Many, if not most, web applications have a concept of shared resources. For example, at AdStage, we built a WYSIWYG tool for marketers called Report. With Report, marketers build dashboards to present their performance both internally and to their clients. Multiple users can access and edit the same dashboard.
Since we allow users in the same organization to access each other’s dashboards, we wanted our users to be able to edit the same dashboard simultaneously. Initially, we considered having some sort of version control system, but merge conflicts are difficult to implement and are not a pleasant user experience. We realized the ideal solution was to support real-time collaboration using websockets, much like Google Drive, where live edits are streamed to all other users who have access to the same dashboard.
Many web apps would benefit from this feature, but we do not see such implementations very often, likely due to performance issues and technical shortcomings in frameworks. To build this feature, the server needs to be able to handle a large number of concurrent connections. Also, many frameworks were not designed with this feature in mind. In the Clojure stack, we found that performance was not an issue, and even though there was no tailor-made solution for real time collaboration, Om Next, Datomic, and Sente provided all the right abstractions to make this feature straightforward. In this post, we will go over how we built real-time collaboration at AdStage and why this implementation was easy.
We have four models, namely organization, user, dashboard and widget. Relationships are depicted in the diagram below.
In Datomic, we store these models as the following entities. Attributes and other models have been elided to make the example code cleaner.
Datomic has some convenient properties we take advantage of. The high-level architecture looks something like this. Reads and writes are done separately. For reads, we query over an immutable value of the database. Writes are done through a single threaded transactor.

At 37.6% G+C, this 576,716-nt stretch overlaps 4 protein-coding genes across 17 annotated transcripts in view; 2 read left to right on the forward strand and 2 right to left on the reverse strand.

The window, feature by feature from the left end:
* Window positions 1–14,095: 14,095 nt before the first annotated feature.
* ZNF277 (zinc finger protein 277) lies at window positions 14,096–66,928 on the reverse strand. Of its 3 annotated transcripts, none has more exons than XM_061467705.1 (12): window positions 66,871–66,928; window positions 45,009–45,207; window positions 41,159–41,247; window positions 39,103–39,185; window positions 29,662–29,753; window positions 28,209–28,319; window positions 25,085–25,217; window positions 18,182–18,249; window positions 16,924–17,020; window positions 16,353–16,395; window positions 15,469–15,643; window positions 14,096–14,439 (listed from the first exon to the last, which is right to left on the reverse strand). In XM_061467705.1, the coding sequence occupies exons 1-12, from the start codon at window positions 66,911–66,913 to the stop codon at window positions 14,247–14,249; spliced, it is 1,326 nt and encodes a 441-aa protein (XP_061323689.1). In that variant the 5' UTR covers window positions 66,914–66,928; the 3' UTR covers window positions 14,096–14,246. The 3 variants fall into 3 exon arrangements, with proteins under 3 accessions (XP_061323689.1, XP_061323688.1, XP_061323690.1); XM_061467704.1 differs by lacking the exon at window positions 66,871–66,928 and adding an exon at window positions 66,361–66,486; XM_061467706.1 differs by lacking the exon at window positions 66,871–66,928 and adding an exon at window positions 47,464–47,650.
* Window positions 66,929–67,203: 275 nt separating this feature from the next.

The Datomic API provides a blocking transaction report queue. This queue is populated with data structures representing database mutations whenever the transactor successfully processes a transaction. These data structures can be queried over. This queue will be the first point in the stack where mutations are sent out to connected users.
We invoke the transaction report queue on a separate thread and wrap it in a record that implements the com.stuartsierra.component/Lifecycle protocol.
We transform the changes from the queue into a broadcast, which is a vector. The first element is a collection of user ids (we call them user/adstage-id). These are used to map change deltas to clients. The second element is a map with one key, an Om Next ident, and one value, the updated data. The broadcast looks like this.
The user ids in a broadcast are retrieved using the Datomic entity API; we start at the modified resource, traverse up to the organization, and then get all the users in that organization. The message in a broadcast is built by querying over the the latest database value with a pull expression.
After transforming transaction report queue changes into broadcasts, we put them on an output channel to be consumed by the Sente component.
We used Sente to handle the messy aspects of websockets. This library takes care of all the connection details, periodic pings, and identity management. It even falls back to long polling if websockets are unavailable.
Our setup is pretty standard, mostly adapted from the example project in the Sente repository. For the client-id we use <random-uuid>::<jwt-token>. We use a random uuid prefix so we can support streaming for the same user with multiple tabs open. The token has the :user/adstage-id attribute that we use to uniquely identify users. Lastly, we have built a component to process broadcasts coming from the TxReportMonitor component. Since this component deals with a lot of network I/O, we asynchronously process broadcasts in a core.async/go-loop.
On the client side, we use Sente in a way that mirrors the server. Our implementation is also similar to the example project except for the :chsk/recv handler. We apply an Om Next transaction on the reconciler with the new data from the server. Initially, we experimented with om.next/merge-state, but because of UI nuances, we wanted to merge the updates in a more controlled way.
In Om Next, you have a single global app state and UI that renders, for the most part, dependent on the global app state. The reconciler is the brain of the framework, and it uses metadata, queries, and indexes on UI components to efficiently handle rendering and updating in both directions.
The relevant mutations in Om Next look like this.
Whenever a dashboard or widget change is processed by Datomic, the updated data is broadcasted to all clients that have access to that resource in real-time. Sente, Om Next, and Datomic were developed independently, but they composed together very easily. Not only was this approach flexible and performant, but it was also easy to setup as well as understand, and most importantly, it was easy to extend to other models in our application. Having the right abstractions makes implementing features like real-time collaboration much more tractable.